Halloween Previews 2020 Holiday Spending

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Halloween Previews 2020 Holiday Spending

You likely saw headlines today on how US consumer spending slowed in August, so here’s a quick update to put it in perspective:

  • Advanced retail sales (excluding food services) rose by 5.1% y/y in August.
  • While the latest reading was lower than +5.7% and +5.5% in June and July, it was still above +4.7% at the start of the year in January.
  • The worst reading on record was -15.3% y/y this past April.

Bottom line: yes, retail sales grew at a slower rate last month, so how will the balance of 2020 fare? Given that Halloween serves as a useful proxy for consumer spending going into the Holidays, here are the key takeaways from the National Retail Federation’s Annual 2020 Halloween Spending Survey just out (conducted with 7,644 consumers from September 1-9):

  • Overall Spending: While consumer spending is expected to hit only $8.05 billion versus $8.78 billion last year (down 8.3%), those celebrating plan to spend $92.12 on average or 6.8% more than $86.27 in 2019. That per-person expected Halloween spend is the highest since the survey started in 2005.

    Although fewer young adults (aged 18-24) are celebrating the holiday this year (even though it falls on a usually party-friendly Saturday), “the ones who are aren’t shying away from Halloween-related purchases, spending $11 more on average, primarily on decorations and candy.”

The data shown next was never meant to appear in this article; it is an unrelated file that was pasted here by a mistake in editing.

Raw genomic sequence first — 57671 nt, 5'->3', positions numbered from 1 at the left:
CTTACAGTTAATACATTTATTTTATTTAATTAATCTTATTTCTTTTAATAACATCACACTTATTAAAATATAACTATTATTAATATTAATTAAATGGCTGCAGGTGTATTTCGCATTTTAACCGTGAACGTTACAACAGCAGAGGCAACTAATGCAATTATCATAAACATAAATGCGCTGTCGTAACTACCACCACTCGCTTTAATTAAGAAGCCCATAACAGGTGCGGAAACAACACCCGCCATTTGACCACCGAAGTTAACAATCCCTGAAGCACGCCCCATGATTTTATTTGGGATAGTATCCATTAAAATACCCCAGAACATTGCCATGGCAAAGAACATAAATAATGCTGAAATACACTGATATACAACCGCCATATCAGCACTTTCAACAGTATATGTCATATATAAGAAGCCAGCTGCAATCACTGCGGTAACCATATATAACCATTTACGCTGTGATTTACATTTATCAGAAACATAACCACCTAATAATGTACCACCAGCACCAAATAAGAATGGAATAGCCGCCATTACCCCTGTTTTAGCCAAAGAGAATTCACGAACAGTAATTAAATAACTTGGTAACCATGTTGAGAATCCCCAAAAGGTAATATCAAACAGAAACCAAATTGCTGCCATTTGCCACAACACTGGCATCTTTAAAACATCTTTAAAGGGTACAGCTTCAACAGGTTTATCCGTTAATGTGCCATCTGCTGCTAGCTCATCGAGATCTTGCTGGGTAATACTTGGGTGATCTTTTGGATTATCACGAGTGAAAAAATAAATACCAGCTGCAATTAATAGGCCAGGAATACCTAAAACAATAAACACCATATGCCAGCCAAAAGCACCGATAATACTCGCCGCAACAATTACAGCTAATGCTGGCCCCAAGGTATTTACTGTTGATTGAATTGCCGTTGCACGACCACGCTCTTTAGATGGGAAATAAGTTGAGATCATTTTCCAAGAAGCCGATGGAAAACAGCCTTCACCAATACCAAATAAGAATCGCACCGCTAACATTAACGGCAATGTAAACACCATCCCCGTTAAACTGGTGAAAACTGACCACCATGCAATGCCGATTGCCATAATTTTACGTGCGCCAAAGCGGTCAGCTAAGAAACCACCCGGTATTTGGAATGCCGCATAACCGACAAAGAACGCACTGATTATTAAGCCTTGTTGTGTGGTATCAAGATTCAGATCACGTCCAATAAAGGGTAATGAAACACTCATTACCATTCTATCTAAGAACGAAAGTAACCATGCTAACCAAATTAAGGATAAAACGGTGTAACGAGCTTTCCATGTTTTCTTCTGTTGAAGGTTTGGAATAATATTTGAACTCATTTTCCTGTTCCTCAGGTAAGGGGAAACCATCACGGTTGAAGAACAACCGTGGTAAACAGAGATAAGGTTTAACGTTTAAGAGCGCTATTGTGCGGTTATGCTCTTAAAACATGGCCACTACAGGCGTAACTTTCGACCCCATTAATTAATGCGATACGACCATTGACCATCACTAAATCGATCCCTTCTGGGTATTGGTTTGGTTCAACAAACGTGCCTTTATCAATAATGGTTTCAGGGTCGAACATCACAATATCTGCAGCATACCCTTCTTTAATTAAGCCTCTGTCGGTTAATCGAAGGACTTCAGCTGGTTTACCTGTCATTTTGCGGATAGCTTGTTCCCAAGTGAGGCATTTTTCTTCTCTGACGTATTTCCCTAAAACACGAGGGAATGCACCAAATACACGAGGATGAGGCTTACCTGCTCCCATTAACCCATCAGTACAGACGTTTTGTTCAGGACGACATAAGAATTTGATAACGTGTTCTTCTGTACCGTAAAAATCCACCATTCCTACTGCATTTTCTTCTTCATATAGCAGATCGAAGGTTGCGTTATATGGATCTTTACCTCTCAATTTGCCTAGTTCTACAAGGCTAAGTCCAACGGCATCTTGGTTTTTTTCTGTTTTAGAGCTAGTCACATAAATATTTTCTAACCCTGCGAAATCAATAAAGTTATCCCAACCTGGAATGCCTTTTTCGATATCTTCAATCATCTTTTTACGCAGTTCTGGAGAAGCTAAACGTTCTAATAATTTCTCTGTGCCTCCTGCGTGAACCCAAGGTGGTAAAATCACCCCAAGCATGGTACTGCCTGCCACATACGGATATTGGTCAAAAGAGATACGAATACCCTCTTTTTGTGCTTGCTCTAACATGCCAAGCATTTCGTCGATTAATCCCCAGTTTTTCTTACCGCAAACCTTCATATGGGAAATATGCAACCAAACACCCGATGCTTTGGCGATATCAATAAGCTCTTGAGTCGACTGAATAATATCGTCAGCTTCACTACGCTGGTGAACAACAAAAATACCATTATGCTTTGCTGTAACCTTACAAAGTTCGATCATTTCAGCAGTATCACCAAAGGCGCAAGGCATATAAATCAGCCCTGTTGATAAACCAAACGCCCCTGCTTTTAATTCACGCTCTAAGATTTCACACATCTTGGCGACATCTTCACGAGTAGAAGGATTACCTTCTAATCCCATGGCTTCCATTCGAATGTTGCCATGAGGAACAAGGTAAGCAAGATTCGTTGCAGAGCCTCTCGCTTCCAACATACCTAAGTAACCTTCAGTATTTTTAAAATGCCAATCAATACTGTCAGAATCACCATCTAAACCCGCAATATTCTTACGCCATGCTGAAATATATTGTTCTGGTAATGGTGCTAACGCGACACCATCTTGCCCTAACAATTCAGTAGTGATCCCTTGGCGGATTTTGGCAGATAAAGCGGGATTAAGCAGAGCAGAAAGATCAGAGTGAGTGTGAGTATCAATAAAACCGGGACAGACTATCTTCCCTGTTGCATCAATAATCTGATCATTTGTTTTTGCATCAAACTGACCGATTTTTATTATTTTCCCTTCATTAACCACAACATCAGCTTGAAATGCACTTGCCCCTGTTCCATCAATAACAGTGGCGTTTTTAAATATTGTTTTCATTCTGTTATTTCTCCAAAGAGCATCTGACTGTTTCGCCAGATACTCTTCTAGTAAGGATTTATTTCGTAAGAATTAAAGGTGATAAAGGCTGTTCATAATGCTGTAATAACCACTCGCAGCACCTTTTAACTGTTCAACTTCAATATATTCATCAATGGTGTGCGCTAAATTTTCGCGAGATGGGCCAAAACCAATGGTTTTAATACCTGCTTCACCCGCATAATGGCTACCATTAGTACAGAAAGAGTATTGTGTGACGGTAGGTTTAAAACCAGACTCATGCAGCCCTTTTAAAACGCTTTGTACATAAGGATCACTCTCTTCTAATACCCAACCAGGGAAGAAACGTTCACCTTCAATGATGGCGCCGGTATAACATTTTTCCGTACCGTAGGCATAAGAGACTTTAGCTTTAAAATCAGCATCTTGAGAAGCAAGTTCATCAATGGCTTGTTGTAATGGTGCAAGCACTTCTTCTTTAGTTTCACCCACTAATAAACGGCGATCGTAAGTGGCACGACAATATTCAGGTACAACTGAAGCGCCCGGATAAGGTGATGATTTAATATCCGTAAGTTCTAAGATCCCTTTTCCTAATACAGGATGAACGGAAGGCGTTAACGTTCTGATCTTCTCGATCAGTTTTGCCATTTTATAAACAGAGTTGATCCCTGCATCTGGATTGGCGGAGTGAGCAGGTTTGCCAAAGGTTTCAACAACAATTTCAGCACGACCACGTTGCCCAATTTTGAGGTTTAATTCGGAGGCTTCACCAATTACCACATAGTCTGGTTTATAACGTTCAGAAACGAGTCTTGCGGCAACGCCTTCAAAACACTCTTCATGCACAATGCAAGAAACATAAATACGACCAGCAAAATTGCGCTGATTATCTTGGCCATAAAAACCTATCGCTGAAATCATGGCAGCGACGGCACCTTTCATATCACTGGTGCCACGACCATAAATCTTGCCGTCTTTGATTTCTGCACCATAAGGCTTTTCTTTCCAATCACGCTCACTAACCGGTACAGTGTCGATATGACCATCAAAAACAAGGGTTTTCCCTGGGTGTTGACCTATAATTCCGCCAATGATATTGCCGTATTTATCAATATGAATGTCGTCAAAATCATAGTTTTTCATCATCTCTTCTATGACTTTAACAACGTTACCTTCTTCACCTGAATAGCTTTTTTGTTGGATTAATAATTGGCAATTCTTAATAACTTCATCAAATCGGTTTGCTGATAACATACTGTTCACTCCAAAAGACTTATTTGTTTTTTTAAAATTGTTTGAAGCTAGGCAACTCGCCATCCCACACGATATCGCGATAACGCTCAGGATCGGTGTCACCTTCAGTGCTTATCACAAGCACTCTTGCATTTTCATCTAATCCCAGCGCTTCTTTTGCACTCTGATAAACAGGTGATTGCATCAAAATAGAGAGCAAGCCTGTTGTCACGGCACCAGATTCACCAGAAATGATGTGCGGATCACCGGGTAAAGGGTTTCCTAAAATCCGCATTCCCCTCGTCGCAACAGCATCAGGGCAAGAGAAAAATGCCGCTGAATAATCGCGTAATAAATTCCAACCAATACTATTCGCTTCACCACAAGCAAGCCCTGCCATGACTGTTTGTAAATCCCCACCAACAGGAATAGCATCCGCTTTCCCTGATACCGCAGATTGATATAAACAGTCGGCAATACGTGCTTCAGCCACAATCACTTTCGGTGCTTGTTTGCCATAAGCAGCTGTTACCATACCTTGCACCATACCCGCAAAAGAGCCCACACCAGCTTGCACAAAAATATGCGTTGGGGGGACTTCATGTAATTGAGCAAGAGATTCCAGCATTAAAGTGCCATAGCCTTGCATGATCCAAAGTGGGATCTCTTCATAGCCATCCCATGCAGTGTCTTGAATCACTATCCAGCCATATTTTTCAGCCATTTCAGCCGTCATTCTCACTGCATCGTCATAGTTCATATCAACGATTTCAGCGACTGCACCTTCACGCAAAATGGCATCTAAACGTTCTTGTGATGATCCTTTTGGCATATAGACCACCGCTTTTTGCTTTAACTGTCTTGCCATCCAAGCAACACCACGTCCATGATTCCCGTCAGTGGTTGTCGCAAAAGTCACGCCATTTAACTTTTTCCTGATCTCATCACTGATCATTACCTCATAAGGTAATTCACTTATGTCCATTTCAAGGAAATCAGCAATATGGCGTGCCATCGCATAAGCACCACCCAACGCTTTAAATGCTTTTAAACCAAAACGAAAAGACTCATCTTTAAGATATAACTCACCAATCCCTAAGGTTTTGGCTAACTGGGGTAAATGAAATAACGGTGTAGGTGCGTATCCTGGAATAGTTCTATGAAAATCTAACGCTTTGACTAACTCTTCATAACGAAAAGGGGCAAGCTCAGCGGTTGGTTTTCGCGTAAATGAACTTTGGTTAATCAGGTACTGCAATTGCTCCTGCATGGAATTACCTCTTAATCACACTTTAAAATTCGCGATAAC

• Spending categories: Consumers are spending more this year on home decorations ($29.63, +14%), candy ($27.55, +9%) and greeting cards ($5.03, +32%).
  • Participation: Over 148 million US adults plan to celebrate Halloween this year, down from 172 million in 2019. Overall, participation dropped to a little over half (58%) of respondents from 68% last year, and over three-quarters blame COVID-19 for altering their plans. For example, “plans for parties, trick-or-treating, handing out candy and visiting haunted houses have all dropped” given social distancing guidelines. That said, 17% still plan to celebrate virtually.

    At-home activities, such as plans to decorate homes (53%), carve pumpkins (46%) and dress up pets (18%) ranked as the most popular activities given that they are safer under COVID.
  • Timing and destinations: The report notes that consumers have had more time to Halloween shop this year, therefore “starting earlier with four in 10 planning to begin their shopping in September or earlier.”

    The top places Americans plan on shopping “remain the same: discount stores, specialty Halloween stores, grocery stores and online retailers.” Even still, 30% plan to shop online for the holiday, up from 25% last year.

The upshot: there are only 72 days until Black Friday, so consumers’ plans to spend a record figure individually on Halloween this year sets a positive tone going into the most important season for retail sales. While fewer Americans plan to celebrate the holiday in 2020, a greater share of Halloween shopping has shifted online as the COVID Crisis continues to accelerate online versus physical consumer spending. With Black Friday/Holiday deals already trending that way in recent years, consumers may have more time on their hands like with Halloween to take advantage of them in the safety of their own homes.

Just like Americans turned to more local trips and backyard barbecues with family and friends over the Summer, Holiday 2020 will also likely look different with people staying closer to home. On the plus side, fewer vacations potentially mean more holiday gift shopping in November/December. Retail sales may have slowed of late along with a cut in extended unemployment benefits, so another stimulus bill would of course help. Nevertheless, this survey was taken at the beginning of this month weeks after the end of the $600 weekly stimulus ended and Americans still planned to spend a record amount on this Halloween. That’s an overall upbeat signal for the rest of 2020.

Source: https://nrf.com/media-center/press-releases/consumers-anticipate-new-ways-celebrate-halloween-despite-covid-19